Depressing? Sure....but, where do we turn when we realize that for some of us, this will not pass. It's not going to go away. With MS, a person's life expectancy is rarely affected, and if it is, it's usually by just a few years. Cancer is no longer a deadly disease that takes all it's victims. With new treatments, cancer has almost become a chronic illness. Brain Injuries do not heal themselves and loved ones do not return from the dead. Alzheimer's patients do not wake one day to have their minds restored.

I suppose many would say, "But, Paula, compared to eternity, this IS temporary." My answer, "Compared to eternity?" anything to eternity, and you find yourself in temporary situations. But, honestly, 5 years on earth is a long time. 10 years, 20, how about 40? Wow, it's a long time for some of us. We've had a diagnosis since 2000. Certainly not temporary.

So, if Jewish folktales about King Solomon can't give us the answer to dealing with difficult situations, what can? How about the Holy Scriptures?

Yeah, let's start there. And end there.

If I were to look at a Biblical example of a man who was able to endure trials....trials that weren't transitory, trials that lasted from the moment he gave his heart to Christ to the time of his death, I would have to turn to Paul.

Start by reading Acts 22:6. Paul dealt with thorn in the flesh to start with from his Damascus Road experience. He asked the Lord three times to remove it and the Lord said no. (II Corinthians 12:7-9) He carried this thorn, regardless of what it was, for the rest of his life. Temporary? Nah.....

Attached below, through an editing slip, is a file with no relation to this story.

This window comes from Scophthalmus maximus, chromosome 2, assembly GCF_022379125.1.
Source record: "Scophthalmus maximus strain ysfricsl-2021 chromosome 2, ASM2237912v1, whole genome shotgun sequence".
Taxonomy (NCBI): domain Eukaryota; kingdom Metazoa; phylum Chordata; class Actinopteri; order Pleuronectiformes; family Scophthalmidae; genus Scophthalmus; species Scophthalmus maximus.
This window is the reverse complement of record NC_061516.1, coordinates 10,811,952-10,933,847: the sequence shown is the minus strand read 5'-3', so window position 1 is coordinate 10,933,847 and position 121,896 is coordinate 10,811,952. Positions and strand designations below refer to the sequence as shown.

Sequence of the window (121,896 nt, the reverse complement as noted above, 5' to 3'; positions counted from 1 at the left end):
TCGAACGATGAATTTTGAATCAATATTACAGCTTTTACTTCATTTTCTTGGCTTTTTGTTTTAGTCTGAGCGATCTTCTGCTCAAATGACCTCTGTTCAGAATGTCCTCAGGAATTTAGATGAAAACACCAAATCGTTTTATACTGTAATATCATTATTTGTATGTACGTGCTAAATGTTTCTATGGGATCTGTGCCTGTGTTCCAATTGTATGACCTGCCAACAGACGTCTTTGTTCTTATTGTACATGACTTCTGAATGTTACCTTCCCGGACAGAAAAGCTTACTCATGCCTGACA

II Corinthians 11:24-28 tells about the other things that Paul struggled with in his life. Maybe they were transitory, but let me tell transitory thing piled on the other leads me to call Paul's experience "Chronic Trials"!!!

Beaten with rods, stoned, three times shipwrecked, in many journeys, water, attacked by robbers, persecuted by his countrymen, and the heathen. In
danger in the city (I can relate), in danger in the country. Wilderness, the sea, dealing with false teachers, weary, in pain, hunger, thirst, fastings, cold and naked, and finally the care of the body (the church) falling upon his shoulders. This man really suffered. And, these weren't just small, short term items here. Compare my list to his, and all I can say is: My life is a cake walk.

One day, several years ago, I was reading through the book of II Corinthians and came across a passage of scripture that just about knocked me down. I read it and couldn't believe it.

II Corinithians 4:16-18

For which cause we faint not; but though our outward man perish, yet the inward man is renewed day by day. For our light affliction, which is but for a moment, worketh for us a far more exceeding and eternal weight of glory; While we look not at the things which are seen, but at the things which are not seen: for the things which are seen are temporal; but the things which are not seen are eternal.

Amazing at the depth of Paul's understanding.

I always like to read the verses before, to get an idea of what is being discussed. Do this in this chapter and you'll find more amazing stuff.